The American Judicial System: Does It Favor The Criminal?

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.. ffenders, the same holds true for drug and violent crimes. Prosecutors strive for reduced sentences due to prison overcrowding, first-time offenders and non-violent criminals leave court rooms with "mandatory minimums" thanks to the "safety valve law" which took effect in 1995 (Sniffen n. p.g). These are some of the issues which may lead the general public to feel as though the American Judicial System has done little to combat the drugs and violence. Allowing first time offenders and non-violent criminals to receive "mandatory minimums" helps to save the government money, as well as offers these low-level criminals the opportunity for rehabilitation (Sniffen).

In actuality, the percentage of arrests leading to serious penalties have increased from 1995 to 1999 as seen in the chart below (Hansen 81).OFFENSE MEN WONENViolent 60% 49%Property 71% 57%Drug 88% 79% Lawmakers in America are making every effort possible to make punishment harder for convicted felons. Recently in the New Hampshire primary, a record was set: it was the first and possibly the last time prisoners could vote in the state presidential primary (Cole 17A). Although the inmates won a lawsuit entitling their to the right to vote through the New Hampshire constitution, the state is appealing the ruling and could possibly win the suit in the future (17A). Many states forbid convicted criminals the right to vote. There are 45 states that do not allow prisoners to vote (17A)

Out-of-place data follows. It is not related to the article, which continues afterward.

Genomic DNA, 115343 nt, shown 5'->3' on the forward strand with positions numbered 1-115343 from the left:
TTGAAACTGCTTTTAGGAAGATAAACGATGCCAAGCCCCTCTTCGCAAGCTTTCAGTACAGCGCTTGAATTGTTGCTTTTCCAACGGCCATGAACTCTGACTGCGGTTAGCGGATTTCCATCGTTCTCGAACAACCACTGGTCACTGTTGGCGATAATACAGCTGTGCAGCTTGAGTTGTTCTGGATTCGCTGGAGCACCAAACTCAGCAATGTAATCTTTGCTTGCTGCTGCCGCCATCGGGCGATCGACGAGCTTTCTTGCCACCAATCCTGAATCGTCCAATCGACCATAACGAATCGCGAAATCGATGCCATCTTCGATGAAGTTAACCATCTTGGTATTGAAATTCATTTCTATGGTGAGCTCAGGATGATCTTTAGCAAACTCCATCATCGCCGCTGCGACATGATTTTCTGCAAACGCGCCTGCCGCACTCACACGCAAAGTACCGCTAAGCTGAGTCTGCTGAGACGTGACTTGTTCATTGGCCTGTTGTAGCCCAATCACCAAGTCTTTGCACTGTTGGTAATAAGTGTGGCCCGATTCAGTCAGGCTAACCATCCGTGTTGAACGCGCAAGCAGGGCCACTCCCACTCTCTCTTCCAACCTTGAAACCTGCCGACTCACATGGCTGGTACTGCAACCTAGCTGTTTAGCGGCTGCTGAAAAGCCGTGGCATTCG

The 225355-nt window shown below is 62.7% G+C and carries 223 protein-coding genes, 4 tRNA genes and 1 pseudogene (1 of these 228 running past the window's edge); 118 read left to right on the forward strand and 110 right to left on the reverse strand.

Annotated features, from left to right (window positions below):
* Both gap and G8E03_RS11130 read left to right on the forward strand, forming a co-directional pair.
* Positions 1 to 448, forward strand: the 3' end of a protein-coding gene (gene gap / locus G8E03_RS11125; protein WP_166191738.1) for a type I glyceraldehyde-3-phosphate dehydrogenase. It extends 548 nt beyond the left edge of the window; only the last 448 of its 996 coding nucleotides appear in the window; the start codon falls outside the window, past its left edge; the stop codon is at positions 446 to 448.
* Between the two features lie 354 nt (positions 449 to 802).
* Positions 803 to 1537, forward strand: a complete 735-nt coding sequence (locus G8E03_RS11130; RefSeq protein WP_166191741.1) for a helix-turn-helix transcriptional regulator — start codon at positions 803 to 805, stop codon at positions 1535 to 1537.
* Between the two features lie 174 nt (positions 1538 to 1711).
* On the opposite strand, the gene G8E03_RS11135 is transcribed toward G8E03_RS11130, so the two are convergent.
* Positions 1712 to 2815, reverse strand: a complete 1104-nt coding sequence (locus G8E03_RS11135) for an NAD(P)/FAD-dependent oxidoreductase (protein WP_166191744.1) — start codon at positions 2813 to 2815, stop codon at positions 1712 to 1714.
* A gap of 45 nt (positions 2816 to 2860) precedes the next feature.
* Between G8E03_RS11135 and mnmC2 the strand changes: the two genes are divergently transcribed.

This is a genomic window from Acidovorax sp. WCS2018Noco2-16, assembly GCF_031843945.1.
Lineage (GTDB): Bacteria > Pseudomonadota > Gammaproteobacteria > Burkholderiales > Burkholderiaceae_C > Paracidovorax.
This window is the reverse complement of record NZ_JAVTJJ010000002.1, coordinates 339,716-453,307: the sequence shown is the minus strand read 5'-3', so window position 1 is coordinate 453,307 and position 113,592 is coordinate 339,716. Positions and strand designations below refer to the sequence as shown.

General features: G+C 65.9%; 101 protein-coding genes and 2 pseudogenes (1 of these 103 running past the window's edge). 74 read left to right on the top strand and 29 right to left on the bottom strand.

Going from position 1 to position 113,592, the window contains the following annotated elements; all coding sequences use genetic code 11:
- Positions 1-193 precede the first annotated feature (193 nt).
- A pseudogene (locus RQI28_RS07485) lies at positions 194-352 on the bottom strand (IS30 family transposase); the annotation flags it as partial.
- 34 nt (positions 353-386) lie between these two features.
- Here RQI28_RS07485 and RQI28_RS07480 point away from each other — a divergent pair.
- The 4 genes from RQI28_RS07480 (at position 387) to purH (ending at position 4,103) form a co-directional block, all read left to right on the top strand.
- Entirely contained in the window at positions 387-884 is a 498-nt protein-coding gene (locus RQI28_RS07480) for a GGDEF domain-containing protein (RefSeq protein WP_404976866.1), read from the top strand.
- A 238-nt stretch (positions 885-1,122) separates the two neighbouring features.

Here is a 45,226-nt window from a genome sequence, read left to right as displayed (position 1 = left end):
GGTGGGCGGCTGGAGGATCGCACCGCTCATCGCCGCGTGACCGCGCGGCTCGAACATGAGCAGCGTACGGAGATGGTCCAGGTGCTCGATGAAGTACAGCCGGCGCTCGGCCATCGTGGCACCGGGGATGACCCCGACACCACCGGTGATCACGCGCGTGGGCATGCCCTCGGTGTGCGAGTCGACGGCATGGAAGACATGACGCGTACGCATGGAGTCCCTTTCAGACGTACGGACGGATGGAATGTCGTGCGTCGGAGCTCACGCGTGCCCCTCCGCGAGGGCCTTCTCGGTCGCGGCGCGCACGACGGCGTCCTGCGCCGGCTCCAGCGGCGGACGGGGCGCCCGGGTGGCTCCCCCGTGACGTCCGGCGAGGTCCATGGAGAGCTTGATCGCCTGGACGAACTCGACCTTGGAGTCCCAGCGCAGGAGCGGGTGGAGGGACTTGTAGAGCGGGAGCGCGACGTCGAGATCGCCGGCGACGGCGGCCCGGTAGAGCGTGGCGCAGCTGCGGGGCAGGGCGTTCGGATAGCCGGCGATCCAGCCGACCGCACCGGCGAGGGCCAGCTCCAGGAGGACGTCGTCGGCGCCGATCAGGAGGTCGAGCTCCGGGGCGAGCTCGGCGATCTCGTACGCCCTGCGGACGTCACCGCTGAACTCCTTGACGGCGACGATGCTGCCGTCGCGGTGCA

Another way states have show their aggressiveness to criminals is by public notification. In the state of California's new crack down on crime, the names of juveniles "suspected" of crimes may be disclosed even before the juvenile has been charged (Booth A03). Many states also offer web sites which post names, addresses and even maps of sexual offenders living in their communities (Edry n. p.g). Although many civil libertarians argue that such web sites violate the privacy rights of the convicted offender, government officials maintain that families have the right to the knowledge to protect themselves and their children (Edry). "In 1986, anti-drug hysteria led Congress to pass legislation requiring stiff sentences for drug offenders" (Greider 42).